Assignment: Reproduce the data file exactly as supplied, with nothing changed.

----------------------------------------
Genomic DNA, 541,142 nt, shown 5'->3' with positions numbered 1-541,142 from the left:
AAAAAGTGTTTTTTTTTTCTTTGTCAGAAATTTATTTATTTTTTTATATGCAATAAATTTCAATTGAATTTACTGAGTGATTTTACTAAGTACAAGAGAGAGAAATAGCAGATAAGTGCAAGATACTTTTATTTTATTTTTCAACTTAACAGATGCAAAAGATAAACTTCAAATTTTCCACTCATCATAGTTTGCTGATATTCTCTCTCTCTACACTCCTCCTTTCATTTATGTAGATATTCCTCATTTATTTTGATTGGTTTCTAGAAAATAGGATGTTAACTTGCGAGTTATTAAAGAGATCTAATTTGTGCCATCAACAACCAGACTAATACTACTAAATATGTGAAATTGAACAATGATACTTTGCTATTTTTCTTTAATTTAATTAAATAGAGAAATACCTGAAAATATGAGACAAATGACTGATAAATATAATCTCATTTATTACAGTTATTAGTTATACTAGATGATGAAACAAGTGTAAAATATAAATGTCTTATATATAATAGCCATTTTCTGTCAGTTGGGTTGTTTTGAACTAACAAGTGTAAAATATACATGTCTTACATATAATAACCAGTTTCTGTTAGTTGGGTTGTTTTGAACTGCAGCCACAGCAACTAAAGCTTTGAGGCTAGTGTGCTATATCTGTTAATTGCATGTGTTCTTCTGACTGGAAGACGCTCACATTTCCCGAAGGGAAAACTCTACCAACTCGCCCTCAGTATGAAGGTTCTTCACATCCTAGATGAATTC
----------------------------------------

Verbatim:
Genomic DNA, 541,142 nt, shown 5'->3' with positions numbered 1-541,142 from the left:
AAAAAGTGTTTTTTTTTTCTTTGTCAGAAATTTATTTATTTTTTTATATGCAATAAATTTCAATTGAATTTACTGAGTGATTTTACTAAGTACAAGAGAGAGAAATAGCAGATAAGTGCAAGATACTTTTATTTTATTTTTCAACTTAACAGATGCAAAAGATAAACTTCAAATTTTCCACTCATCATAGTTTGCTGATATTCTCTCTCTCTACACTCCTCCTTTCATTTATGTAGATATTCCTCATTTATTTTGATTGGTTTCTAGAAAATAGGATGTTAACTTGCGAGTTATTAAAGAGATCTAATTTGTGCCATCAACAACCAGACTAATACTACTAAATATGTGAAATTGAACAATGATACTTTGCTATTTTTCTTTAATTTAATTAAATAGAGAAATACCTGAAAATATGAGACAAATGACTGATAAATATAATCTCATTTATTACAGTTATTAGTTATACTAGATGATGAAACAAGTGTAAAATATAAATGTCTTATATATAATAGCCATTTTCTGTCAGTTGGGTTGTTTTGAACTAACAAGTGTAAAATATACATGTCTTACATATAATAACCAGTTTCTGTTAGTTGGGTTGTTTTGAACTGCAGCCACAGCAACTAAAGCTTTGAGGCTAGTGTGCTATATCTGTTAATTGCATGTGTTCTTCTGACTGGAAGACGCTCACATTTCCCGAAGGGAAAACTCTACCAACTCGCCCTCAGTATGAAGGTTCTTCACATCCTAGATGAATTC